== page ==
In this episode of our CleanTech Talk podcast interview series, Michael Barnard, Chief Strategist of TFIE Strategy Inc. and CleanTechnica contributor, sits down to talk with Michael Mann, Distinguished Professor of Atmospheric Science and the Director of the Penn State Earth System Science Center at Pennsylvania State University, about the immediacy and importance of addressing climate change. You can listen to the full conversation in the embedded player below. Below that embedded SoundCloud player is a brief summary of the topics covered, but tune into the podcast to follow the full discussion.
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Mike and Michael (we will refer to Michael Barnard as Mike) begin their talk with a look at Michael’s experiences in Sydney, Australia, where he is currently on sabbatical studying the relationship between climate change and extreme weather events. According to Michael, people in Australia seem to “get” the climate change challenge, as they have recently seen such direct impacts as extreme bushfires, unprecedented heat and drought, and frequent flash floods. For Australians, the threats are clear and immediate. As Michael says, “it’s not rocket science.”
The two explore how these challenges are similar and different to those faced in the United States, where wildfires and flooding are not yet to the same extreme as those events in Australia, but are increasingly worsening. As Michael notes, climate change is expected to increase the number of simultaneous weather disasters around the world. This, consequently, will result in decreased resilience and capacity to combat these challenges. Around the world, Michael explains, militaries are increasingly being deployed to deal with extreme weather events, placing heavy strains on their resources to have to so frequently deal with climate change-generated disasters.
Michael and Mike transition into how climate change also exacerbates issues such as conflict. As Michael notes, as climate change drives natural resources depletion, there is increased competition for land, food, water, and other critical resources for human survival. At the same time, global populations are increasing. This kind of strain on crucial resources, as Michael continues to explain, can fuel international terrorism. There is a remarkable interconnectedness when it comes to climate change threats and conflict, he notes.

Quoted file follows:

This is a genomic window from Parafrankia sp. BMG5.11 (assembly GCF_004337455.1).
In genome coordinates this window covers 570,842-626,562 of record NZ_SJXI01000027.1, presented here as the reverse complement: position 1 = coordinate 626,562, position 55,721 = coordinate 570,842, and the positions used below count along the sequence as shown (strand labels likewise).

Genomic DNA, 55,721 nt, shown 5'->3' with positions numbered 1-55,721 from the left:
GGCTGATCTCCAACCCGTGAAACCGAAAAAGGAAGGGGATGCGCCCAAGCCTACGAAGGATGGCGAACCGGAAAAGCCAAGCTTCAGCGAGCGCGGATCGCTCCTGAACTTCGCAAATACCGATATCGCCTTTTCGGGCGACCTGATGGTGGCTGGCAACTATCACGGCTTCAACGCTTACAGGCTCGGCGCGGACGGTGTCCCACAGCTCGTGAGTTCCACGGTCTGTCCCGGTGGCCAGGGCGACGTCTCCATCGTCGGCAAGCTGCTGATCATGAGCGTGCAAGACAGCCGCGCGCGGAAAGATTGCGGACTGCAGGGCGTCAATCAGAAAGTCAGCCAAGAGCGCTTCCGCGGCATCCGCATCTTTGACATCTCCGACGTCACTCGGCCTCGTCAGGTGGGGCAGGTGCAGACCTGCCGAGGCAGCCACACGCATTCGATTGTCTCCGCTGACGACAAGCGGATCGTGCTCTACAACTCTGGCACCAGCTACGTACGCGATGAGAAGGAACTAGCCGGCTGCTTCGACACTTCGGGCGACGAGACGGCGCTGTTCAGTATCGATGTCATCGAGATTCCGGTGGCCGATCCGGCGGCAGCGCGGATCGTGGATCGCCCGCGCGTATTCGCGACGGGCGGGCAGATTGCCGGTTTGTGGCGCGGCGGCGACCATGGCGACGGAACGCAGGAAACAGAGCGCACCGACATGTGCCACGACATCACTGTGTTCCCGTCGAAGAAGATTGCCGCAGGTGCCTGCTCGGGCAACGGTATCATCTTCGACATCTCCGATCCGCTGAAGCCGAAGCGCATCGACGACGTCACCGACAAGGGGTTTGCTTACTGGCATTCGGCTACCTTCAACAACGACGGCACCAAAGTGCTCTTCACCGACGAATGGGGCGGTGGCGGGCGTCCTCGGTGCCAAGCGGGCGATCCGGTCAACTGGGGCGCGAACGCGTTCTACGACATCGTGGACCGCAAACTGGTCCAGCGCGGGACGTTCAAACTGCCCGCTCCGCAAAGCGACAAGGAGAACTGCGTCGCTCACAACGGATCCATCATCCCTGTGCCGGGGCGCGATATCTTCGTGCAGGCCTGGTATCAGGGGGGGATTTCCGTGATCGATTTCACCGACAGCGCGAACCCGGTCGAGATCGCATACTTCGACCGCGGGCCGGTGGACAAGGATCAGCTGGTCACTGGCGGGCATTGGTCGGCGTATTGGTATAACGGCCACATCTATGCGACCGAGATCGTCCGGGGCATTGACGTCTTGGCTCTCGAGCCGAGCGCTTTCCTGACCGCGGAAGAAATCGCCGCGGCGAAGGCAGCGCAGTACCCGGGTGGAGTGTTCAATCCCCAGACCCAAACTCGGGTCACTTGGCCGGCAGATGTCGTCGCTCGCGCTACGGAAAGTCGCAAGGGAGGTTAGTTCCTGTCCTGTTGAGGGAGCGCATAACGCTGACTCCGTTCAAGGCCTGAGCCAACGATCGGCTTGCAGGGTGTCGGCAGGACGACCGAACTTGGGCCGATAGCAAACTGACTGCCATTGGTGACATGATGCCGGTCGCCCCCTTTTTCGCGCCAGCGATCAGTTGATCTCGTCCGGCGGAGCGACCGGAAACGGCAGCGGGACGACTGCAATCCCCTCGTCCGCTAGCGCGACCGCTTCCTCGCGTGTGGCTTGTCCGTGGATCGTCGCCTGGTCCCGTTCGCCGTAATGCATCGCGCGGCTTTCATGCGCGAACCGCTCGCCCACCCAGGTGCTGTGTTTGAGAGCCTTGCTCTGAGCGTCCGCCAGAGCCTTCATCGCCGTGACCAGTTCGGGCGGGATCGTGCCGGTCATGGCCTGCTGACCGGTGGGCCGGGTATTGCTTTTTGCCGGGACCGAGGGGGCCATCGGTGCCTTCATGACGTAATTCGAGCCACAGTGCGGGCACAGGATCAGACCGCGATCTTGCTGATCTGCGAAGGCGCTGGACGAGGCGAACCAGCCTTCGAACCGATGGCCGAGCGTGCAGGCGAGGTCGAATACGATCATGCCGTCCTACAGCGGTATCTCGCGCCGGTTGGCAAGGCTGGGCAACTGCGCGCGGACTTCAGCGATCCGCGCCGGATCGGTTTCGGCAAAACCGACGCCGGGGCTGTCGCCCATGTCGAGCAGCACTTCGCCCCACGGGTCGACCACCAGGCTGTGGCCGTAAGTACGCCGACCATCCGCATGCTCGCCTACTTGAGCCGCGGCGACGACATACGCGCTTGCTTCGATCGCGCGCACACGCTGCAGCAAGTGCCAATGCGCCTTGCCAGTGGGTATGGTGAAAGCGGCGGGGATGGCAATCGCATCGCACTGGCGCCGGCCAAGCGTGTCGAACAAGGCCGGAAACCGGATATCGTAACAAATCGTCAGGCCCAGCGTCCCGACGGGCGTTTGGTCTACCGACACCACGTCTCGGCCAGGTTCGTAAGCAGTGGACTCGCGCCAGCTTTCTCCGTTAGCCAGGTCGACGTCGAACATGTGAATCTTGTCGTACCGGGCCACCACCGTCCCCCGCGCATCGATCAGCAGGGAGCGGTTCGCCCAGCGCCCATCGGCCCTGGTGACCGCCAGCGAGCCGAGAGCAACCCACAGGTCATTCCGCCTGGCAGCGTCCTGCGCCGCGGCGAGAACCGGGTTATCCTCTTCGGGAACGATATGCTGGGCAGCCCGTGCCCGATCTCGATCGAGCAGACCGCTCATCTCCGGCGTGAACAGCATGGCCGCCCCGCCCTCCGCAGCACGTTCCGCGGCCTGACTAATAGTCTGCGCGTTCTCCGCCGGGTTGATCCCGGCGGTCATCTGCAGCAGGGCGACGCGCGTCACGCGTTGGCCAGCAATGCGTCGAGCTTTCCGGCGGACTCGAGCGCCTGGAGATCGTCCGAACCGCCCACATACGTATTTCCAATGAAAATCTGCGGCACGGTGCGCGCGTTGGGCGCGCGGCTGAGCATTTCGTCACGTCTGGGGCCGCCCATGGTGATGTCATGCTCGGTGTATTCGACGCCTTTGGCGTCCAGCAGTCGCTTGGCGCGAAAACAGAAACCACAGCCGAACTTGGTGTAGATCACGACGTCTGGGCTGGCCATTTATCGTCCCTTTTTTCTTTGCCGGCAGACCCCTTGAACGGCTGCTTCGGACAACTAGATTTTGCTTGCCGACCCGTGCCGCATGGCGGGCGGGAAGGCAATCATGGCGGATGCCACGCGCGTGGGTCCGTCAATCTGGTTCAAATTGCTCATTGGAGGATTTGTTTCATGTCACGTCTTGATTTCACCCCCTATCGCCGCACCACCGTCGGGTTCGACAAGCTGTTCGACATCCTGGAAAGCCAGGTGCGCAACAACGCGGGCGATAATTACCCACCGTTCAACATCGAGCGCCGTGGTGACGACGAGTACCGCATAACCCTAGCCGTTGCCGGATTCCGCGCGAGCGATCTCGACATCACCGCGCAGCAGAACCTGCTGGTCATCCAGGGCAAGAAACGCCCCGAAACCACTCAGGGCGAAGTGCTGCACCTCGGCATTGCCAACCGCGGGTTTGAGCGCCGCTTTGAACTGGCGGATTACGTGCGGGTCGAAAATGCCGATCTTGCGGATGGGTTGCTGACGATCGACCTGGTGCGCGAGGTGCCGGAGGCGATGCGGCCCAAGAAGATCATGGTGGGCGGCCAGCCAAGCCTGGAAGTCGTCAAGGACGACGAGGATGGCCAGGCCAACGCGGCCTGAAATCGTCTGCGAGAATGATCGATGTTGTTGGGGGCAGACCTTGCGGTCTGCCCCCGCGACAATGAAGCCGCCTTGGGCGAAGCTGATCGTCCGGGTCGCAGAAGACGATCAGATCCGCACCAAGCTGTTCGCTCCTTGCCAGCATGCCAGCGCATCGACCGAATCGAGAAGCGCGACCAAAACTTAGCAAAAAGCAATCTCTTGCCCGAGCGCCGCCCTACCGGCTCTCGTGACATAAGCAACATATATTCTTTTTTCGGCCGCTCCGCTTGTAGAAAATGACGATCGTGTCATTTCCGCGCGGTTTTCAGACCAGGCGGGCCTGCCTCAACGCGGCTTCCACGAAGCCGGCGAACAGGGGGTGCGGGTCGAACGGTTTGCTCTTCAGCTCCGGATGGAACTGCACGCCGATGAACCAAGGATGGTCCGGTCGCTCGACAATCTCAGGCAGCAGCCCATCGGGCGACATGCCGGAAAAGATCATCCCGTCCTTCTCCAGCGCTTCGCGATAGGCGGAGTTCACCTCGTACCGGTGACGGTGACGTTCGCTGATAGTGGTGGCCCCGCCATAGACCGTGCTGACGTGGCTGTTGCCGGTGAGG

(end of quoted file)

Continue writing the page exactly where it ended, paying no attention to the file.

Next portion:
Among other impacts Michael lists are climate-induced human migration, diminishing habitable land, and threats to economies, to name a few. Ultimately, he explains that if humans continue to warm the planet beyond where temperatures currently are, many issues will be irreversible. Being able to look at the long-term impacts and measures that need to be taken will be critical, Michael said.
Mike and Michael transition into exploring the famous Intergovernmental Panel on Climate Change (IPCC) reports and the ways in which they communicate the immediacy of climate change threats. Michael’s view is that the reports are often conservative, and explains that there may be much less “wiggle room” for us to be continuing the use of fossil fuels in order to prevent major future disasters.
The pair note, however, that there is hope. In beginning to look at more sophisticated technology and other solutions, Michael and Mike talk about how deploying massive amounts of renewable energy is an exciting process to learn from. Ultimately, Michael explains that the world is already seeing a collapse of coal and a shift toward renewable energy, despite politicians who are cutting regulations around fossil fuel industries.
Michael brings the podcast to a close by imploring listeners to take the next election seriously, and realize the opportunity to find a politician who will represent the people rather than the fossil fuel industry.
To hear more on these topics, listen to the show!
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